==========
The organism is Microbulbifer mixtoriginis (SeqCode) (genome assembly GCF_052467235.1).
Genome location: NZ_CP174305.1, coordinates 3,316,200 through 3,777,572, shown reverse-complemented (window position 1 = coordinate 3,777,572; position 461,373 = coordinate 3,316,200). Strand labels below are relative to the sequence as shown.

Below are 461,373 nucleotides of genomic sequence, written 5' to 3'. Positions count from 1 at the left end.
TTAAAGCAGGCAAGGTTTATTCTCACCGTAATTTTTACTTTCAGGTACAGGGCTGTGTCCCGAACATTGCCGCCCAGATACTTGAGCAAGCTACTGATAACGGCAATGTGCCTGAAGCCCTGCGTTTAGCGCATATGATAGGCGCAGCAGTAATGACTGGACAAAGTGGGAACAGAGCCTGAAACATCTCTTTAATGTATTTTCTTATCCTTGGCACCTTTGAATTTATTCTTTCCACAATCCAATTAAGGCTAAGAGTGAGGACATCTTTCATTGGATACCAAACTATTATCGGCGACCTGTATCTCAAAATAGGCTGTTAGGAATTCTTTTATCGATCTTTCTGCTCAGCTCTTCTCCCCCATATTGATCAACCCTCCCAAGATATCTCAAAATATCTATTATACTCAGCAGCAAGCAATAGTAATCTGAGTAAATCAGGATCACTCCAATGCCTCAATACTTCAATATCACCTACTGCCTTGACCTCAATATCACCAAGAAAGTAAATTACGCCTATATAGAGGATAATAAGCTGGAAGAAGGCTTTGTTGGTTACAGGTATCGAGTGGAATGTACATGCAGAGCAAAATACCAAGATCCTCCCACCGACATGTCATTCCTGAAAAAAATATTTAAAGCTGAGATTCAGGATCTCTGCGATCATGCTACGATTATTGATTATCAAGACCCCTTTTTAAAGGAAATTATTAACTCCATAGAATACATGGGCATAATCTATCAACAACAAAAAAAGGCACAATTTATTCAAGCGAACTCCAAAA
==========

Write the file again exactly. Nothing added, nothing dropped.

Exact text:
The organism is Microbulbifer mixtoriginis (SeqCode) (genome assembly GCF_052467235.1).
Genome location: NZ_CP174305.1, coordinates 3,316,200 through 3,777,572, shown reverse-complemented (window position 1 = coordinate 3,777,572; position 461,373 = coordinate 3,316,200). Strand labels below are relative to the sequence as shown.

Below are 461,373 nucleotides of genomic sequence, written 5' to 3'. Positions count from 1 at the left end.
TTAAAGCAGGCAAGGTTTATTCTCACCGTAATTTTTACTTTCAGGTACAGGGCTGTGTCCCGAACATTGCCGCCCAGATACTTGAGCAAGCTACTGATAACGGCAATGTGCCTGAAGCCCTGCGTTTAGCGCATATGATAGGCGCAGCAGTAATGACTGGACAAAGTGGGAACAGAGCCTGAAACATCTCTTTAATGTATTTTCTTATCCTTGGCACCTTTGAATTTATTCTTTCCACAATCCAATTAAGGCTAAGAGTGAGGACATCTTTCATTGGATACCAAACTATTATCGGCGACCTGTATCTCAAAATAGGCTGTTAGGAATTCTTTTATCGATCTTTCTGCTCAGCTCTTCTCCCCCATATTGATCAACCCTCCCAAGATATCTCAAAATATCTATTATACTCAGCAGCAAGCAATAGTAATCTGAGTAAATCAGGATCACTCCAATGCCTCAATACTTCAATATCACCTACTGCCTTGACCTCAATATCACCAAGAAAGTAAATTACGCCTATATAGAGGATAATAAGCTGGAAGAAGGCTTTGTTGGTTACAGGTATCGAGTGGAATGTACATGCAGAGCAAAATACCAAGATCCTCCCACCGACATGTCATTCCTGAAAAAAATATTTAAAGCTGAGATTCAGGATCTCTGCGATCATGCTACGATTATTGATTATCAAGACCCCTTTTTAAAGGAAATTATTAACTCCATAGAATACATGGGCATAATCTATCAACAACAAAAAAAGGCACAATTTATTCAAGCGAACTCCAAAA